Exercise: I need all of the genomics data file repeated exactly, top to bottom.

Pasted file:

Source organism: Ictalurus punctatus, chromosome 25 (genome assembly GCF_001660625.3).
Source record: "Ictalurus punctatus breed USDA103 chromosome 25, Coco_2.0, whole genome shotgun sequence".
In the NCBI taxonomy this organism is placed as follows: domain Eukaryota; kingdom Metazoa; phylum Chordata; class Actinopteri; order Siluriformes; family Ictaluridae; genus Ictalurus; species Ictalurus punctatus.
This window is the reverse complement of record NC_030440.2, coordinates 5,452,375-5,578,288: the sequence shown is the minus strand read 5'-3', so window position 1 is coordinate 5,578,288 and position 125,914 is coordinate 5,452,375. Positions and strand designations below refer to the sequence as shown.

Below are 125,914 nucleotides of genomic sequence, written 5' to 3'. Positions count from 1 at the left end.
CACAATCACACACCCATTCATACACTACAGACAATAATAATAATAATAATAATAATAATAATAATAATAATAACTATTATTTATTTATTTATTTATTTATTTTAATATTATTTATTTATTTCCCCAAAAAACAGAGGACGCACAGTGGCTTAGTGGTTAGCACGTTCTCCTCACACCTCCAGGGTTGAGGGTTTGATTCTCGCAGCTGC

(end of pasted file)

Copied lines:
Source organism: Ictalurus punctatus, chromosome 25 (genome assembly GCF_001660625.3).
Source record: "Ictalurus punctatus breed USDA103 chromosome 25, Coco_2.0, whole genome shotgun sequence".
In the NCBI taxonomy this organism is placed as follows: domain Eukaryota; kingdom Metazoa; phylum Chordata; class Actinopteri; order Siluriformes; family Ictaluridae; genus Ictalurus; species Ictalurus punctatus.
This window is the reverse complement of record NC_030440.2, coordinates 5,452,375-5,578,288: the sequence shown is the minus strand read 5'-3', so window position 1 is coordinate 5,578,288 and position 125,914 is coordinate 5,452,375. Positions and strand designations below refer to the sequence as shown.

Below are 125,914 nucleotides of genomic sequence, written 5' to 3'. Positions count from 1 at the left end.
CACAATCACACACCCATTCATACACTACAGACAATAATAATAATAATAATAATAATAATAATAATAATAATAACTATTATTTATTTATTTATTTATTTATTTTAATATTATTTATTTATTTCCCCAAAAAACAGAGGACGCACAGTGGCTTAGTGGTTAGCACGTTCTCCTCACACCTCCAGGGTTGAGGGTTTGATTCTCGCAGCTGC